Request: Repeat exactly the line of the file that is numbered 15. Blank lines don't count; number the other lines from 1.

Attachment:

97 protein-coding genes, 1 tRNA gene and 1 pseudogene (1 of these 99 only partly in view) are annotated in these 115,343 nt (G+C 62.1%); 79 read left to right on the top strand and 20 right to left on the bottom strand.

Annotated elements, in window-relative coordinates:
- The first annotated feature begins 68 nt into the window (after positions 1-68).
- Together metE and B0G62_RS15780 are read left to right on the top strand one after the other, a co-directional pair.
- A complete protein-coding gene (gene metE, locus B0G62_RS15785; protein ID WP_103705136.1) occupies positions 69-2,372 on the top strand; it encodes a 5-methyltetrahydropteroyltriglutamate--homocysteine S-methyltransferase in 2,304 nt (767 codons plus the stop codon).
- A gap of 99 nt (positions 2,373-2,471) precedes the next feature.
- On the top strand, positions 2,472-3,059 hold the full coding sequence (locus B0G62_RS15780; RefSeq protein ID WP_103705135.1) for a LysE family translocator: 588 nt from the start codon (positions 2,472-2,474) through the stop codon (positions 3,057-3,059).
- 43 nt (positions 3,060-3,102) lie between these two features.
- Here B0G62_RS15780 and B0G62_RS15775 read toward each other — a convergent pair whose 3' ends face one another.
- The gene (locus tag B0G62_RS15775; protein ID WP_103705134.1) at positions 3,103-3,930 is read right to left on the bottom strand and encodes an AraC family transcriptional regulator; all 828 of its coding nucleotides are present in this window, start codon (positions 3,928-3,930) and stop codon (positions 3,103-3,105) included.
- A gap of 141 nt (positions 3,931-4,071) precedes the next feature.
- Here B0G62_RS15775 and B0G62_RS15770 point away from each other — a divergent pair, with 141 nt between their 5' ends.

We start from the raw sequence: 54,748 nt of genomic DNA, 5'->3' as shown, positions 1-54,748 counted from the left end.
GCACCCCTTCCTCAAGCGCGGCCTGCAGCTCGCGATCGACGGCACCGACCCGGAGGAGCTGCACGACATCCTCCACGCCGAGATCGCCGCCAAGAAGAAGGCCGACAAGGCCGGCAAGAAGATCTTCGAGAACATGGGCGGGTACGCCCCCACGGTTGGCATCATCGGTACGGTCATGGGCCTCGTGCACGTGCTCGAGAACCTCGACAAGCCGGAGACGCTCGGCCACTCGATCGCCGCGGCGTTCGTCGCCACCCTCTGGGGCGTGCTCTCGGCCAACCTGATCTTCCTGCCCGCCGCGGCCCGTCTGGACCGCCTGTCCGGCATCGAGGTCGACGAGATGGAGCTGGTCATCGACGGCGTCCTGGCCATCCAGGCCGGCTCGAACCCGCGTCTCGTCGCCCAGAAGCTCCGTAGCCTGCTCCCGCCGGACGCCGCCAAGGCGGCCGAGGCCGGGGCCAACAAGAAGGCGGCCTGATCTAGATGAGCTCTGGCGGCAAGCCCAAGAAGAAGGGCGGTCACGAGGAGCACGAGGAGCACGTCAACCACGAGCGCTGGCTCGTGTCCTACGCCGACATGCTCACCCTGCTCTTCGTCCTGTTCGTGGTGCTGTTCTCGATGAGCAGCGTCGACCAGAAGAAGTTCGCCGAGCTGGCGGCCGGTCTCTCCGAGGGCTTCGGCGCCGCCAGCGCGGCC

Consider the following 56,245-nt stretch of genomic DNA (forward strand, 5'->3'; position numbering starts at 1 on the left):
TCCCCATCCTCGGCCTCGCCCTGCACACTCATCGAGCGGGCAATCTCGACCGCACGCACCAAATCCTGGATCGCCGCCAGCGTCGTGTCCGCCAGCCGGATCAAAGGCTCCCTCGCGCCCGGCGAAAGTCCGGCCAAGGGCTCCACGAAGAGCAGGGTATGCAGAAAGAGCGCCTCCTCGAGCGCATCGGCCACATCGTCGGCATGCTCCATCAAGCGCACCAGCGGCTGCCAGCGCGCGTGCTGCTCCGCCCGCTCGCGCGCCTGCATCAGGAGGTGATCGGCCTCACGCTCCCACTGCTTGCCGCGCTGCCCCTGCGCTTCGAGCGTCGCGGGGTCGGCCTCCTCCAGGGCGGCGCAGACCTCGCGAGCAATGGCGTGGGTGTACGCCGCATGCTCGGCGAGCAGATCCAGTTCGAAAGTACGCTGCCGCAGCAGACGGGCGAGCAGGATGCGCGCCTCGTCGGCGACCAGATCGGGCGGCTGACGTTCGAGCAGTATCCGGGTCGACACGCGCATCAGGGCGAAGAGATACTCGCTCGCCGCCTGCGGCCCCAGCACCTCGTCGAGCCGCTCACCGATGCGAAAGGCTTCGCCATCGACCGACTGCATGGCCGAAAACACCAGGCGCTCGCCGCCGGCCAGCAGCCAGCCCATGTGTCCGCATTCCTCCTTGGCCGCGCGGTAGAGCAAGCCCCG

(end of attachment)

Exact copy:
Consider the following 56,245-nt stretch of genomic DNA (forward strand, 5'->3'; position numbering starts at 1 on the left):